Are you wondering if you or a loved one is addicted to gambling?  It is not always easy to determine what constitutes gambling addiction or gambling obsession.

How to tell if someone you love is addicted to gambling:

It can be difficult to tell if someone close to you is addicted to gambling. Gambling addicts often hide their addictive behaviors. Here are 38 behaviors or circumstances to look for that could be indications of gambling addiction or obsession.

  • Financial difficulties
  • Missing valuables or other household/personal items (sold to pay for losses)
  • Stays up late using the computer or phone, particularly behind closed doors
  • Spends increasing amount of time and money gambling or more frequently
  • Gets bored or irritable when not gambling
  • Borrows money from others
  • Gets numerous calls from collection agencies
  • Does not inform loved ones of their whereabouts, has unaccountable time
  • Increased moodiness when not gambling
  • Often angry or defensive if someone discusses or shows concern about gambling
  • Avoids socializing with others
  • Feels depressed
  • Increasingly dishonest
  • Unexplained charges or use of money, carrying large amounts of cash
  • Lying about how money spent
  • Absences from home/work
  • Preoccupied with gambling: relives past gambling wins or losses, plans next gambling opportunity, or thinks of ways to gamble

Are you addicted to gambling?

Gambling may be a fun form of entertainment.  However, for many people it can turn into an obsession or addiction.  If you have concerns about your gambling, see if any of the below items apply to you.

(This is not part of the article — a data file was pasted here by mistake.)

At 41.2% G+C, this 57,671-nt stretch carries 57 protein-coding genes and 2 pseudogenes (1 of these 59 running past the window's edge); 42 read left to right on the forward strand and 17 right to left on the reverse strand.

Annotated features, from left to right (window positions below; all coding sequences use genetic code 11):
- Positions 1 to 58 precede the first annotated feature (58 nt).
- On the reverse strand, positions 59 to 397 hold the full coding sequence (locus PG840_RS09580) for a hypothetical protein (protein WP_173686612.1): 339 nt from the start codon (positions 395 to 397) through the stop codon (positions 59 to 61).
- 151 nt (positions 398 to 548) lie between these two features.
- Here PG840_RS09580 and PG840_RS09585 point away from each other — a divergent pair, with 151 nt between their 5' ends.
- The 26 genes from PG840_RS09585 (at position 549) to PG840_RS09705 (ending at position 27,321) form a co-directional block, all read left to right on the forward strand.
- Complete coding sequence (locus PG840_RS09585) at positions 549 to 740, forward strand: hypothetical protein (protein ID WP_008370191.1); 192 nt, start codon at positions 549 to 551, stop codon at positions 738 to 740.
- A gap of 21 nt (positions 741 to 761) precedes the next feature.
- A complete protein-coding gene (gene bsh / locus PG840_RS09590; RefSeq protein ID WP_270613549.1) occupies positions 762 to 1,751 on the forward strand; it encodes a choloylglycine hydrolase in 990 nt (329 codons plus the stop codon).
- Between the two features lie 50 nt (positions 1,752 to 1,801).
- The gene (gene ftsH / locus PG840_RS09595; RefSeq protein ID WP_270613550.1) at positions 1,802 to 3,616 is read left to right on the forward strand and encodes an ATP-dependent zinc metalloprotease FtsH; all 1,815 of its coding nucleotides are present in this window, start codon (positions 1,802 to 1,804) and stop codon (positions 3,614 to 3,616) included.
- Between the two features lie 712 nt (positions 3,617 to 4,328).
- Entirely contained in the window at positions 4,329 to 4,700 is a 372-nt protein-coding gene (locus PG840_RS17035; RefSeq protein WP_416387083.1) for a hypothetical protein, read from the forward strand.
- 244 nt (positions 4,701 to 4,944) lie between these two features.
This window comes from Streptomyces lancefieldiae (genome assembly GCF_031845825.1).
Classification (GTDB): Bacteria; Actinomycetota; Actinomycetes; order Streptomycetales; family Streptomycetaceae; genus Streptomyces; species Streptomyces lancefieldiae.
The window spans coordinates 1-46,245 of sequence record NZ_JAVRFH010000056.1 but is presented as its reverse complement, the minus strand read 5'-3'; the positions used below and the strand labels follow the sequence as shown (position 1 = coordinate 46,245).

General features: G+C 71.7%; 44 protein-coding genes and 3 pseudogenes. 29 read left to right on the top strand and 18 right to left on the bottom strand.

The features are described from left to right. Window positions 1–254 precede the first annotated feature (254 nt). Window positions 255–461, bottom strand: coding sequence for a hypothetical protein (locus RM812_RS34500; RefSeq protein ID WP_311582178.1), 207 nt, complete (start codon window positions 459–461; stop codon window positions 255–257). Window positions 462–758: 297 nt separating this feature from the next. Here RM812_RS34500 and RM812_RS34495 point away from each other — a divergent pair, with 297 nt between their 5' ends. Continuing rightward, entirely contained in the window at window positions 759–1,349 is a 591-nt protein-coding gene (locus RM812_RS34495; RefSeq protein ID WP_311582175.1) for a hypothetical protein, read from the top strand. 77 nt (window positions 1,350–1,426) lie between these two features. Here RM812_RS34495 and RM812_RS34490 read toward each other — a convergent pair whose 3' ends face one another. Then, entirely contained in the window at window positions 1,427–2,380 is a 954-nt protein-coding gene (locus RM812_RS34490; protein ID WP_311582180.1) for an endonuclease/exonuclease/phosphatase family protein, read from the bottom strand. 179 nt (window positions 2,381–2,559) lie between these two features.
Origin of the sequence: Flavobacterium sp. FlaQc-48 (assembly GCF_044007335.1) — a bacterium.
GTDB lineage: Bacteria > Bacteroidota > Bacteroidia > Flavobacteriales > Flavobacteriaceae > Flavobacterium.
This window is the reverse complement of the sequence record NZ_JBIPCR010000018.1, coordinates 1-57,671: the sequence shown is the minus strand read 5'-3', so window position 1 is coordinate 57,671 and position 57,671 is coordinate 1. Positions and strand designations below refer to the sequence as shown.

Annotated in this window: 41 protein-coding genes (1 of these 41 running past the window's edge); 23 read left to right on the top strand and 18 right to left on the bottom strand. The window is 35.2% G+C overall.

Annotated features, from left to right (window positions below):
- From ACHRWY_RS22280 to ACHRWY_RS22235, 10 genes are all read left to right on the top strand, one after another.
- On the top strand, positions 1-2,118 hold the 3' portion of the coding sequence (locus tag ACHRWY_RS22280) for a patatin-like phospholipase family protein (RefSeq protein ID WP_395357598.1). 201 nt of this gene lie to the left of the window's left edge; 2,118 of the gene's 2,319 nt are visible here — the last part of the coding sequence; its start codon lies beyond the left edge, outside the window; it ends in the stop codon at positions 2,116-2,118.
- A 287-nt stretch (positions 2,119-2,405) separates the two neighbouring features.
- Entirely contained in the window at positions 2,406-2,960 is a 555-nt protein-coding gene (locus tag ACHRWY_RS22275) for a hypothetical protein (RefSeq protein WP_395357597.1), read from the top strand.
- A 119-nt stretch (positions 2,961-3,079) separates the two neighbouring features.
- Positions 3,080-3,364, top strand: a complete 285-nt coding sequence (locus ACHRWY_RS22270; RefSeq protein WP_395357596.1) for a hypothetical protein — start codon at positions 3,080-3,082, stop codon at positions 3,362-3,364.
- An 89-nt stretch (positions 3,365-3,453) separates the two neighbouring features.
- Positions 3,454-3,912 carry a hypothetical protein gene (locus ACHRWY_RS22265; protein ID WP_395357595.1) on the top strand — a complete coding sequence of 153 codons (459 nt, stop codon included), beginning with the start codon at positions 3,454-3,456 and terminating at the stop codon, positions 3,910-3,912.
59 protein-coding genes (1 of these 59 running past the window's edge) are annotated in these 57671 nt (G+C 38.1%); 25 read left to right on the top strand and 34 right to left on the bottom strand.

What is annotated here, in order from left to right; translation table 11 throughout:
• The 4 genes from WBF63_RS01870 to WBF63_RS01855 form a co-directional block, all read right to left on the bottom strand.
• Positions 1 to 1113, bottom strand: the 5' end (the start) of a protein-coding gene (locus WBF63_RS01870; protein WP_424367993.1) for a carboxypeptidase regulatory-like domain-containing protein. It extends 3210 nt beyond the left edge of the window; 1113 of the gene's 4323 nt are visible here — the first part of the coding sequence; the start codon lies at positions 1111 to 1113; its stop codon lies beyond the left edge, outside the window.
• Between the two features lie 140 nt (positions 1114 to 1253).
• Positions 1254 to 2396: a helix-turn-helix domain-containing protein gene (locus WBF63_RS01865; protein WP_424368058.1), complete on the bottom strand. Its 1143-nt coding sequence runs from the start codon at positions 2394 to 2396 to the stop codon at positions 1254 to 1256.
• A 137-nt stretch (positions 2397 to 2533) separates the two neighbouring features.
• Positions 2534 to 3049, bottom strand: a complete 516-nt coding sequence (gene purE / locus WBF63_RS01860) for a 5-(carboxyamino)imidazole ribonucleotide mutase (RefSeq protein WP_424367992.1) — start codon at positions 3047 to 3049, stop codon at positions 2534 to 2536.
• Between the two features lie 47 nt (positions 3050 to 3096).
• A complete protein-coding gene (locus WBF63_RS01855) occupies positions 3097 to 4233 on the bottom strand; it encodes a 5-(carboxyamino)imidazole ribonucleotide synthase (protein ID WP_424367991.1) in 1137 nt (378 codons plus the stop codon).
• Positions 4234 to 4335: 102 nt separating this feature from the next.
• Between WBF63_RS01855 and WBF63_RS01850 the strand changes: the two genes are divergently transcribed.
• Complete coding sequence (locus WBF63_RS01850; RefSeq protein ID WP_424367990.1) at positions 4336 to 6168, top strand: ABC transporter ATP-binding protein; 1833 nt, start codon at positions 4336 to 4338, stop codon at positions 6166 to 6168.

• Gamble even though you have no more money, going into debt to gamble, or failing to pay bills while continuing to gamble
  • Chase your losses to win back money
  • See gambling as a way to make money
  • Stealing or selling family items to pay for gambling
  • Gamble alone or longer than intend to
  • Spend increasing amounts of time and money gambling
  • Boast about wins and downplay losses
  • Lie to cover up gambling, either directly or by omission
  • Gamble when upset, angry, frustrated, depressed, stressed
  • Gamble to celebrate good news
  • Become restless or irritable when trying to stop or reduce gambling
  • Use gambling to escape problems
  • Cannot cut down or stop gambling
  • Commit illegal acts to finance gambling
  • Jeopardized or lost significant relationships or education/career opportunities because of gambling
  • Rely on others to get out of debt
  • Refuse to explain your behavior, or lie about it
  • Look for new places or ways to gamble
  • Believe one big win will solve all financial and other problems or “make you happy”
  • Put yourself or a loved one at risk because of gambling
  • Fail to meet responsibilities to family and friends because of gambling

New Hope Recovery Center has experience treating all forms of addiction. If you or someone you know is struggling with compulsive gambling, please call New Hope Recovery Center at 773-883-3916 or contact us via email at info@new-hope-recovery.com.

Written by: New Hope Recovery Center